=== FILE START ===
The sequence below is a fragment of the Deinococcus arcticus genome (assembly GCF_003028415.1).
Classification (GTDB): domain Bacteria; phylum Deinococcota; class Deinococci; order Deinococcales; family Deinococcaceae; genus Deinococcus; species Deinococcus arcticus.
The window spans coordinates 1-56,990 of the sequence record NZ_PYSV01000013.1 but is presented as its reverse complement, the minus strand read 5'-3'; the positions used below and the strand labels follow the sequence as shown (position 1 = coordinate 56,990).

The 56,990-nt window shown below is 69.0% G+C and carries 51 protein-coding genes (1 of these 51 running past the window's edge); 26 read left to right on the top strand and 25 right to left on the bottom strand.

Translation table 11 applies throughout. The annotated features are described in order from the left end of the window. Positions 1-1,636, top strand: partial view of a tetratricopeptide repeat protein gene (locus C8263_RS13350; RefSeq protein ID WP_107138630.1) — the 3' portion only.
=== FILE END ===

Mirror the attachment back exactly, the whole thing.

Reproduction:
The sequence below is a fragment of the Deinococcus arcticus genome (assembly GCF_003028415.1).
Classification (GTDB): domain Bacteria; phylum Deinococcota; class Deinococci; order Deinococcales; family Deinococcaceae; genus Deinococcus; species Deinococcus arcticus.
The window spans coordinates 1-56,990 of the sequence record NZ_PYSV01000013.1 but is presented as its reverse complement, the minus strand read 5'-3'; the positions used below and the strand labels follow the sequence as shown (position 1 = coordinate 56,990).

The 56,990-nt window shown below is 69.0% G+C and carries 51 protein-coding genes (1 of these 51 running past the window's edge); 26 read left to right on the top strand and 25 right to left on the bottom strand.

Translation table 11 applies throughout. The annotated features are described in order from the left end of the window. Positions 1-1,636, top strand: partial view of a tetratricopeptide repeat protein gene (locus C8263_RS13350; RefSeq protein ID WP_107138630.1) — the 3' portion only.